Report of main proceedings for 19 April 2001
Delegates met for the High-level Segment to consider the theme of energy and transport. After a number of opening statements, a general debate was held in the morning. This was followed by an interactive dialogue in the first half of the afternoon session. General debate resumed in the late afternoon and concluded at 8:00 pm.
INTRODUCTORY STATEMENTS: In his opening remarks, Under-Secretary-General of Economic and Social Affairs, Nitin Desai underlined that this was the first political-level discussion on energy at the UN. UNEP Executive Director Klaus Töpfer noted UNEP’s: preparation of the third Global Environmental Outlook; launch of a new environmental information portal; development of the Sustainable Alternative network; and enhanced support for the Intergovernmental Panel on Climate Change. President of UNEP Governing Council David Anderson described the establishment of an Open-ended Intergovernmental Group of Ministers, or their Representatives, on International Environmental Governance, noting that its work should culminate in an input to the preparatory process for the World Summit on Sustainable Development. UNDP Associate Administrator Zéphirin Diabré described UNDP’s activities relating to environment and energy and emphasized the UNDP’s commitment to the 2002 Summit.
The G-77/CHINA said that the draft elements for a decision on energy present a good basis for negotiation and expressed hope that provision be made for the Group’s concerns about sustainable development indicators. The EU and associated countries, inter alia: called on the CSD to recognize that some countries will opt for nuclear energy; urged international financing institutions to make sustainable transport a priority; and underlined the need to support CSD work on indicators for sustainable development.
GENERAL DEBATE: IRELAND noted that some organizations were using global warming concerns to relaunch nuclear energy, and with NEW ZEALAND, said nuclear energy is unsustainable. SAMOA, on behalf of AOSIS, opposed use of the clean development mechanism to support nuclear energy. GERMANY called for the phase out of nuclear power, and highlighted the option of developing UNEP into a World Environment Organization. INDIA said nations should decide their own energy policies, providing safety measures are ensured, and added that subsidies are inevitable where energy access is constrained. The US noted an ongoing national energy policy review and said country-specific circumstances must be considered in choosing from a mix of energy options. NAURU and DENMARK stated that nuclear energy is not compatible with sustainable development, and with MONACO, CYPRUS and BANGLADESH, supported greater use of renewables.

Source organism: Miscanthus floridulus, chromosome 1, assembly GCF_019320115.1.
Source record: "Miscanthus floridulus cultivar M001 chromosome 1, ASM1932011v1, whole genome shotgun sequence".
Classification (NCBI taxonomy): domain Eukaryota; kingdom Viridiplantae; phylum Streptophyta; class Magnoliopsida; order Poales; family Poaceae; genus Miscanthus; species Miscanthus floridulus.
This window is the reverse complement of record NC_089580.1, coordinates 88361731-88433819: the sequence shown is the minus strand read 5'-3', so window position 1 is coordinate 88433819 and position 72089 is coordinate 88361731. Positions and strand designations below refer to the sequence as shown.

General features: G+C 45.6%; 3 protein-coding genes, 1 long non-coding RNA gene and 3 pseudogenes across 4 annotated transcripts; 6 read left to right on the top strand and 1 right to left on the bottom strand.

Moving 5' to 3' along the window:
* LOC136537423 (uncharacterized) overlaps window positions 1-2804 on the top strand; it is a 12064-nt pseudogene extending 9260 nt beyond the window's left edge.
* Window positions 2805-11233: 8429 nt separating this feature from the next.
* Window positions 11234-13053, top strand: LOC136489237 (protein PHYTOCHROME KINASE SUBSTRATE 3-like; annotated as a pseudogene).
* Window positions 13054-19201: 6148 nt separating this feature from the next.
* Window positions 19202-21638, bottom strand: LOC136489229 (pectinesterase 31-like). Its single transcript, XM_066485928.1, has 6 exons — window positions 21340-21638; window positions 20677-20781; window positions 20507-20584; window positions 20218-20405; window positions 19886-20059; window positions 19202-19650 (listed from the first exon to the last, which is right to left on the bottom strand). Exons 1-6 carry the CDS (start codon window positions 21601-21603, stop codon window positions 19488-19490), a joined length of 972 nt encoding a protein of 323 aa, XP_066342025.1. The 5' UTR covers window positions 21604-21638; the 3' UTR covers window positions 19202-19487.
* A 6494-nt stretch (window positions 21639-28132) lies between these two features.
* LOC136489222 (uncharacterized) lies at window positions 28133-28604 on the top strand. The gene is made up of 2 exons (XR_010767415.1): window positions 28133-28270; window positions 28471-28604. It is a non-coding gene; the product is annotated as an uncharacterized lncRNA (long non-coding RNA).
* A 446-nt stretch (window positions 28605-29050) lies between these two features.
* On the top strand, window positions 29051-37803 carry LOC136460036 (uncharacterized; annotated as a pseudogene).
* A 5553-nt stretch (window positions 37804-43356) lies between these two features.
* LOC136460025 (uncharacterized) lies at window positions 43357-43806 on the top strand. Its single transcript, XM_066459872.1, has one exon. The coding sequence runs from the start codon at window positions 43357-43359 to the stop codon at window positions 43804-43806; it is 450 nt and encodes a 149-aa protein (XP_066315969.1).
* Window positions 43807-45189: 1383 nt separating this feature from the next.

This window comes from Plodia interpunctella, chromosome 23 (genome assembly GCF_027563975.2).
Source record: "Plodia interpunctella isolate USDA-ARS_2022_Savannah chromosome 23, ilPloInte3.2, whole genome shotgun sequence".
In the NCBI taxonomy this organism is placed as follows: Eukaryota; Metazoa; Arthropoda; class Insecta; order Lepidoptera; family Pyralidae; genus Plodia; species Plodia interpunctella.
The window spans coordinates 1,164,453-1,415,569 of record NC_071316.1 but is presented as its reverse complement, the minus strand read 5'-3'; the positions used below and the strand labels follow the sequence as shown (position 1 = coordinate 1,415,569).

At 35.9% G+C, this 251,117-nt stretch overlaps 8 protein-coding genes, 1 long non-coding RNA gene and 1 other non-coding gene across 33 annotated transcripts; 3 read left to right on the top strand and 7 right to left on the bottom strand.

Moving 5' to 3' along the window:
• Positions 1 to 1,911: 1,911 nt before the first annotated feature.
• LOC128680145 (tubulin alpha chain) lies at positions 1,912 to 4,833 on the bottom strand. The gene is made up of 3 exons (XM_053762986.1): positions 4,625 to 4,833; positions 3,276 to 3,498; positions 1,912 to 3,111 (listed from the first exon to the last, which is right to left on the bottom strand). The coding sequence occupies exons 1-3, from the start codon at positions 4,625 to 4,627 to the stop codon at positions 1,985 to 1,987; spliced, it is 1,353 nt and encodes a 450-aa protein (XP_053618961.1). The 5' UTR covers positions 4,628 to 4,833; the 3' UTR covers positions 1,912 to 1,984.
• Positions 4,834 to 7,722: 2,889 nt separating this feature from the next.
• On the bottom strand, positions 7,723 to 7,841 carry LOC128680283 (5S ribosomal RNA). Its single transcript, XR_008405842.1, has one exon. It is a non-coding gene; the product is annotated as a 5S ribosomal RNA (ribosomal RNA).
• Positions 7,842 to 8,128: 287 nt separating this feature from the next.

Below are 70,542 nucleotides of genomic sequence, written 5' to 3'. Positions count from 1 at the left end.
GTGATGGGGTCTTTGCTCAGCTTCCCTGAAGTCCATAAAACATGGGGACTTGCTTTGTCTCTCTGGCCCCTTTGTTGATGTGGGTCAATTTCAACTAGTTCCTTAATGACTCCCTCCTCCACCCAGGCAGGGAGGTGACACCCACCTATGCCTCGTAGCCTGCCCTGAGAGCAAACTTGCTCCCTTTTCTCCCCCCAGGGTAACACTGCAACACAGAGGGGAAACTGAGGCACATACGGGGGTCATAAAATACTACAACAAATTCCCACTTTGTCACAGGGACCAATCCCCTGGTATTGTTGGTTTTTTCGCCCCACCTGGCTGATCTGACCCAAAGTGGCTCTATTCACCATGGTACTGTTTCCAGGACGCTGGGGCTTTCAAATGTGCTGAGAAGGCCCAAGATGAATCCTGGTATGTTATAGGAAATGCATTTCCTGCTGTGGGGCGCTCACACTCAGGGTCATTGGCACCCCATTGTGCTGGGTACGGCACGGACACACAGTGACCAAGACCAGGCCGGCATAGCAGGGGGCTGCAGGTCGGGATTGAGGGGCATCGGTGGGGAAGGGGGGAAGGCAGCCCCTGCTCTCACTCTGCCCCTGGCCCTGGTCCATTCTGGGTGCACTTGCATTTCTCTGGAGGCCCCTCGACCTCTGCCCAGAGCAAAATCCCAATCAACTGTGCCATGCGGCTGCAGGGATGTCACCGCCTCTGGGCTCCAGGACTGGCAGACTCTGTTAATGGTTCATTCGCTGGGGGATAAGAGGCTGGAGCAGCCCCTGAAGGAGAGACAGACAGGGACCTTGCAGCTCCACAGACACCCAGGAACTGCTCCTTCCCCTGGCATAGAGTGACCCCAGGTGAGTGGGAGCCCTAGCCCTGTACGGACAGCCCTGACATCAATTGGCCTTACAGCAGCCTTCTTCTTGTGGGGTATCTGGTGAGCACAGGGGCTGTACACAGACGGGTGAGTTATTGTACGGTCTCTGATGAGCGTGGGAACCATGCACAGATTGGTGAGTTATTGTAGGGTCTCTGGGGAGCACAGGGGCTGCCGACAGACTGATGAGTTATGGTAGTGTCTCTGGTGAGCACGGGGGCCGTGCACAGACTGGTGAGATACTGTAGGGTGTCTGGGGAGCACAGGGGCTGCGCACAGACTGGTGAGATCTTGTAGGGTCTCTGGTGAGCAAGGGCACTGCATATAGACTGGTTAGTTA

DENMARK noted its achievements in decoupling energy use from economic growth while increasing jobs and urged governments to ensure concrete results at the 2002 Summit. AUSTRIA said developing country rural area access to affordable energy is a precondition for sustainable development. SWITZERLAND called for locally-available renewable energy resources, sustainable forms of mobility and full-cost accounting for transport, and urged CSD-9 to make a strong political statement to conclude the UNFCCC COP-6. The CZECH REPUBLIC emphasized the internalization of external costs, the importance of women in decision making, and indicators in assessing emissions. ALGERIA underlined the importance of natural gas, liquid petroleum gas, lead-free petrol, and solar energy.
Strong support for the Kyoto Protocol was voiced by, inter alia, BRAZIL, CHINA, the EU, MAURITIUS, MOZAMBIQUE, NEW ZEALAND, NORWAY and many others. CHINA said that the US position on the Kyoto Protocol demonstrated "open contempt for the international community," while NEW ZEALAND said it was a "very, very serious development." CHILE noted developed countries’ unsatisfactory implementation of the UNFCCC and, on behalf of the RIO GROUP, invited the US to reconsider its position on the Kyoto Protocol. He expressed concern about the unprecedented growth of the ozone hole over countries in the Southern hemisphere. Expressing surprise at Chile’s statement on the Kyoto Protocol, AUSTRALIA elaborated on its greenhouse gas (GHG) emissions reduction programmes, and noted the inequitable distribution of the global wealth increase.